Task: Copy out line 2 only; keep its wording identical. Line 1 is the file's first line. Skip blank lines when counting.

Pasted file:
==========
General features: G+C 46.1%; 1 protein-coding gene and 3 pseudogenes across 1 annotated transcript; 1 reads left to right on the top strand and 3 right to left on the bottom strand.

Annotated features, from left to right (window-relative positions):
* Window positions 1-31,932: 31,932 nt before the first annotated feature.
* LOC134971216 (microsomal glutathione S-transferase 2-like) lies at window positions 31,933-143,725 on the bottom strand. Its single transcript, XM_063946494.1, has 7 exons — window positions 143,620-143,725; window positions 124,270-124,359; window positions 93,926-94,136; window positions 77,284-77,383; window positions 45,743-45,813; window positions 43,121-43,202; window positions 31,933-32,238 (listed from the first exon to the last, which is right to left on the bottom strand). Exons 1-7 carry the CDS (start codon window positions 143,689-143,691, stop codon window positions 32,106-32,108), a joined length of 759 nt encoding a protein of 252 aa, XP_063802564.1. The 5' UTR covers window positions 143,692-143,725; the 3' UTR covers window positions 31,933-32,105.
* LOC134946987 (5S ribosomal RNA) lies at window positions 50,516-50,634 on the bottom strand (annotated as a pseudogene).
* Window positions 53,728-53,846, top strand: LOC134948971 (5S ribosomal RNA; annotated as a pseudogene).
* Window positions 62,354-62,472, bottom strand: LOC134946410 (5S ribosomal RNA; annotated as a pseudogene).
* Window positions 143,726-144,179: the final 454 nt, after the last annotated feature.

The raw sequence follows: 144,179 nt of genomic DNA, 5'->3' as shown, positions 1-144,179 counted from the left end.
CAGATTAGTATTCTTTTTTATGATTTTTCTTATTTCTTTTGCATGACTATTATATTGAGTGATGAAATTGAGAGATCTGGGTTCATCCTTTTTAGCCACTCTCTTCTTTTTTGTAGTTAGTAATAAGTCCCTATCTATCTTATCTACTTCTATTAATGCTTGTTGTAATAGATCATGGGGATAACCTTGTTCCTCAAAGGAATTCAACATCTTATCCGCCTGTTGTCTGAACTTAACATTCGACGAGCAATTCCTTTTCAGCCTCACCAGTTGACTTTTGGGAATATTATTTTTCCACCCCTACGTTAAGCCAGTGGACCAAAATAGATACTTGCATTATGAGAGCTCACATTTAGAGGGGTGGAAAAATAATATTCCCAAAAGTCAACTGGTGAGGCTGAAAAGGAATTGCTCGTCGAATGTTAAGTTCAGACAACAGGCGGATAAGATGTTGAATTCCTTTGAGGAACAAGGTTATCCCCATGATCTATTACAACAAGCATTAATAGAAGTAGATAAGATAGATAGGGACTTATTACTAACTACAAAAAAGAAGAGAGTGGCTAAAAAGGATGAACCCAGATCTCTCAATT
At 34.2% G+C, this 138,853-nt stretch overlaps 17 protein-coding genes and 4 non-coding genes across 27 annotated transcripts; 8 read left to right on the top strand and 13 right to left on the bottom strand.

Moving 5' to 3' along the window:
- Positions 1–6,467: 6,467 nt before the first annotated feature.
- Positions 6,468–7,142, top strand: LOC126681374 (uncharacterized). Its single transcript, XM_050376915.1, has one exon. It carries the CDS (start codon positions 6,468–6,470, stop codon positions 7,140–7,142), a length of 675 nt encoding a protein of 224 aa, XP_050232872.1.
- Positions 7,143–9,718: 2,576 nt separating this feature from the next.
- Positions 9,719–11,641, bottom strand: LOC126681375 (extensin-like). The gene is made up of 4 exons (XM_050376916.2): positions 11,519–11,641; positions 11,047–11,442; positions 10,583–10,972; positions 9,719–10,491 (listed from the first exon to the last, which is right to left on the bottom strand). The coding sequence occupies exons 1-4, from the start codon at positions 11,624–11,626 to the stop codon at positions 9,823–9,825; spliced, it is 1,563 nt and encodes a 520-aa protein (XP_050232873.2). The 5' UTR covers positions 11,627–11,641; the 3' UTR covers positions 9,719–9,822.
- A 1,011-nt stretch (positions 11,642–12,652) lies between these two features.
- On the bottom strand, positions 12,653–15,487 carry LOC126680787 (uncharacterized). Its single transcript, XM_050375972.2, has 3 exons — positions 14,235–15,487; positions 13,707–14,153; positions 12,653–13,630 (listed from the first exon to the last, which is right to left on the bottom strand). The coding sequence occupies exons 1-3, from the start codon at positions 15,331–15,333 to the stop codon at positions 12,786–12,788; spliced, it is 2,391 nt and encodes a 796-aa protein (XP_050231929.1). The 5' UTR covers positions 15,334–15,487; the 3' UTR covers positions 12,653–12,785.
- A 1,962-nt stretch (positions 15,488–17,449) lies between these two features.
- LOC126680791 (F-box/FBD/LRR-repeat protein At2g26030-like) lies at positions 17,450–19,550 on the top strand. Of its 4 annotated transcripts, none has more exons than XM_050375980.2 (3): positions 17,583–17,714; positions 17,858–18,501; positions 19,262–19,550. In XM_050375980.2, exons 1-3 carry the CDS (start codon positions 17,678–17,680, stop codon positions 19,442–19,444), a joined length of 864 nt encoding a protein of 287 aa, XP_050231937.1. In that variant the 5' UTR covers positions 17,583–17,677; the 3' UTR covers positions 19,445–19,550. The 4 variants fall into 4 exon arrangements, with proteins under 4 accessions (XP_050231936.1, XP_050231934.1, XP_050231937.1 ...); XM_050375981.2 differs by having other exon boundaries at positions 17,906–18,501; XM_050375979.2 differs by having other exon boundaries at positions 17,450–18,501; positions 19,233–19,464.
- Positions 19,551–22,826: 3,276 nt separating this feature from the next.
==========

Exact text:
Annotated features, from left to right (window-relative positions):